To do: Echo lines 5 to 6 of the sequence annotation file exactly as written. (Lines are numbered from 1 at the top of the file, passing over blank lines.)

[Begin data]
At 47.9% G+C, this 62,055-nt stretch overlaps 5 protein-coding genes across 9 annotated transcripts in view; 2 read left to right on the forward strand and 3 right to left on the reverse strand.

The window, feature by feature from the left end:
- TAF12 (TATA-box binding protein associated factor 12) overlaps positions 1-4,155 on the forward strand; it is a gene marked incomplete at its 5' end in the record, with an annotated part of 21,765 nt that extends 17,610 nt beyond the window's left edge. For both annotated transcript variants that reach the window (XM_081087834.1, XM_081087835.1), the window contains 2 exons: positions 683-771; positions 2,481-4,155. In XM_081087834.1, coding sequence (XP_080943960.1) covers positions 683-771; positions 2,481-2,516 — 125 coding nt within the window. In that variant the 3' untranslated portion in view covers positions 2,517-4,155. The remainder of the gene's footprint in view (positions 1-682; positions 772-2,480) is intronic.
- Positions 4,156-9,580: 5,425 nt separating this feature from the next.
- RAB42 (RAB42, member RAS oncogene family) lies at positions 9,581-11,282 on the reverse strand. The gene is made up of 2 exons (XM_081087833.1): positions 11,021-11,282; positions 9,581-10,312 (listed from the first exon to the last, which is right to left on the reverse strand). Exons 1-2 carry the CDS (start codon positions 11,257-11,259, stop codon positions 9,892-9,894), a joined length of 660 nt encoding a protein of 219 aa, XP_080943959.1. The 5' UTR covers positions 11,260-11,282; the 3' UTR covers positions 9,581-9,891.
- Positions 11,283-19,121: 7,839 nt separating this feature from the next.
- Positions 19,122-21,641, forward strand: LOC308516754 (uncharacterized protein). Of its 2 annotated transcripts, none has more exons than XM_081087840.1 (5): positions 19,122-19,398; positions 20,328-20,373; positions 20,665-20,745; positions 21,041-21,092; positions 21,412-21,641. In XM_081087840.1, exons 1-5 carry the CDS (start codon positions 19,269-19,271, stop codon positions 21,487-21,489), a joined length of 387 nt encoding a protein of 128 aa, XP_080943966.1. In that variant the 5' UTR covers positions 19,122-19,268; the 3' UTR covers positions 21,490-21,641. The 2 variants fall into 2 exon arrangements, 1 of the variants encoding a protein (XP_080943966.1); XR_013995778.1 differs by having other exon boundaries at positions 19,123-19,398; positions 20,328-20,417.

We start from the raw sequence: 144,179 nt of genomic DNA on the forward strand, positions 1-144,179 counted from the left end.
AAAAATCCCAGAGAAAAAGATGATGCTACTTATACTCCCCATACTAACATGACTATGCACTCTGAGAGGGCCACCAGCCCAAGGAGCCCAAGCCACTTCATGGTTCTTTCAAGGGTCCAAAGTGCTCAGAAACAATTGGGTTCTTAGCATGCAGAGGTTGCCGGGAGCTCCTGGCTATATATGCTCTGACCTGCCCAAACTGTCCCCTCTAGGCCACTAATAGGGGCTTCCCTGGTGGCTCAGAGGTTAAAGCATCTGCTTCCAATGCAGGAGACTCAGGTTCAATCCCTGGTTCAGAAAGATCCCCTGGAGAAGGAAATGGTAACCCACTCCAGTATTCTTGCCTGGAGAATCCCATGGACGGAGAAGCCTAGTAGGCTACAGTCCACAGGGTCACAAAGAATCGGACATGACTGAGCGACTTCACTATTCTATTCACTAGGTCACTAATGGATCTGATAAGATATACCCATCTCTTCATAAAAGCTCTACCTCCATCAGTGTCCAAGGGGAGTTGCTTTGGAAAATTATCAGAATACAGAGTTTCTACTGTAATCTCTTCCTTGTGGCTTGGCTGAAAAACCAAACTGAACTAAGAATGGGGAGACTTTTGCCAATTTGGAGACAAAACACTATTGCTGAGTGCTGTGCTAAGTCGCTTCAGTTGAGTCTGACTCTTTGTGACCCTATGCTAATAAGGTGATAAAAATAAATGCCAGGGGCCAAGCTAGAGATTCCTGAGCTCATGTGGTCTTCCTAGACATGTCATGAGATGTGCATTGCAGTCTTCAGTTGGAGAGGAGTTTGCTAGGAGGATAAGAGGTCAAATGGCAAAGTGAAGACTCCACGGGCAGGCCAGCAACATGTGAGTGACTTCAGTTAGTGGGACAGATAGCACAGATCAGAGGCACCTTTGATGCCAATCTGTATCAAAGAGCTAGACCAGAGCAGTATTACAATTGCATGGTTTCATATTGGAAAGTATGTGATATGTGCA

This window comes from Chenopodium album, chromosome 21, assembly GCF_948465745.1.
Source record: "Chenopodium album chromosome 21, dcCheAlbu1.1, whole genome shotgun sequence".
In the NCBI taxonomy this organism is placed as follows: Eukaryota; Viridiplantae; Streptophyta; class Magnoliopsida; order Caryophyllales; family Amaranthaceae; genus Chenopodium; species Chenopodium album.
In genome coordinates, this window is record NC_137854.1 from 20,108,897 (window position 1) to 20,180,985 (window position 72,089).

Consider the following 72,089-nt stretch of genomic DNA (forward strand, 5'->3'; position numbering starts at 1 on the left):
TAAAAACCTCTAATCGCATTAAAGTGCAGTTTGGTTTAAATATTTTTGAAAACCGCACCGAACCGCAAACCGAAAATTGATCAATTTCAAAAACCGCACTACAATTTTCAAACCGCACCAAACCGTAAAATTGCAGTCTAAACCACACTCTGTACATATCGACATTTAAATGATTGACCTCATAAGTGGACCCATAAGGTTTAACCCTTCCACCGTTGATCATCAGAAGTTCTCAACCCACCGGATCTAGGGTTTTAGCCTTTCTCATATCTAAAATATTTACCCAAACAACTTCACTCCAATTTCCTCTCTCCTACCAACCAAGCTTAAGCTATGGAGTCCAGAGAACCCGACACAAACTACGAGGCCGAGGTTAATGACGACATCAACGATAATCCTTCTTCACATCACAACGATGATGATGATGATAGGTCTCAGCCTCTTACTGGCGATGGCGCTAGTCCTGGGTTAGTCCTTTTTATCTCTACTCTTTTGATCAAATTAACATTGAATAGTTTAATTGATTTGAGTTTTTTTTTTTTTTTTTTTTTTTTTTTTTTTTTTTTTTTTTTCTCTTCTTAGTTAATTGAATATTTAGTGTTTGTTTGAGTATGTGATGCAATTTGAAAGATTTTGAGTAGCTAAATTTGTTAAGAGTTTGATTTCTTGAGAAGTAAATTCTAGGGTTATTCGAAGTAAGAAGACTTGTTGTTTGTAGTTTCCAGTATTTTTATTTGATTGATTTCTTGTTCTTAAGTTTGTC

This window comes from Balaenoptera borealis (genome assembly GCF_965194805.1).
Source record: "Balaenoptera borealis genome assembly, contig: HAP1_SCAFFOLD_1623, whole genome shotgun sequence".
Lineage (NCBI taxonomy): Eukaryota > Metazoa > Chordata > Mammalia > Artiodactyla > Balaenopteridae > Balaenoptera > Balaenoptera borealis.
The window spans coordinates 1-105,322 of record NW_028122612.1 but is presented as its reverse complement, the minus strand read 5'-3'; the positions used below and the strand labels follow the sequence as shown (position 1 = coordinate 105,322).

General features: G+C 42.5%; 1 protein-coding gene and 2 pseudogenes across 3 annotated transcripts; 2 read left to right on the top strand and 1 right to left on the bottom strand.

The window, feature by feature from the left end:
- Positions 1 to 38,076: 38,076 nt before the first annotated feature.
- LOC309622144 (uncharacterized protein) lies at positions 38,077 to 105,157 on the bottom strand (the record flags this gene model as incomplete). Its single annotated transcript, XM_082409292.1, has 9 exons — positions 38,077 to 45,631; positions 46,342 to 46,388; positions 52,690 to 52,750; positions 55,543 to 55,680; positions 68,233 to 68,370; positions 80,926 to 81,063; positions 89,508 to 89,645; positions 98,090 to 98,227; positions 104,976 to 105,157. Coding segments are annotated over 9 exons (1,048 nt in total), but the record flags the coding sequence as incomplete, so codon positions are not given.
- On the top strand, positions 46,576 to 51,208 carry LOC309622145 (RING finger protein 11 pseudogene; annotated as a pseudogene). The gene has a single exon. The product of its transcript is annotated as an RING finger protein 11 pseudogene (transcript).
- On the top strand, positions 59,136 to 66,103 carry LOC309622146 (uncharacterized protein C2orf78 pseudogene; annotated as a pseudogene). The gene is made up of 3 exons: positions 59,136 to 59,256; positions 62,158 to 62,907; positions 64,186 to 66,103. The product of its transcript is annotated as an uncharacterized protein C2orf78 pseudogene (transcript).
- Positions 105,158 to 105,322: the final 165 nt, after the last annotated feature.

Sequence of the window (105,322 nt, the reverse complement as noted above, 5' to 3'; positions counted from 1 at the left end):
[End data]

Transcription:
- RAB42 (RAB42, member RAS oncogene family) lies at positions 9,581-11,282 on the reverse strand. The gene is made up of 2 exons (XM_081087833.1): positions 11,021-11,282; positions 9,581-10,312 (listed from the first exon to the last, which is right to left on the reverse strand). Exons 1-2 carry the CDS (start codon positions 11,257-11,259, stop codon positions 9,892-9,894), a joined length of 660 nt encoding a protein of 219 aa, XP_080943959.1. The 5' UTR covers positions 11,260-11,282; the 3' UTR covers positions 9,581-9,891.
- Positions 11,283-19,121: 7,839 nt separating this feature from the next.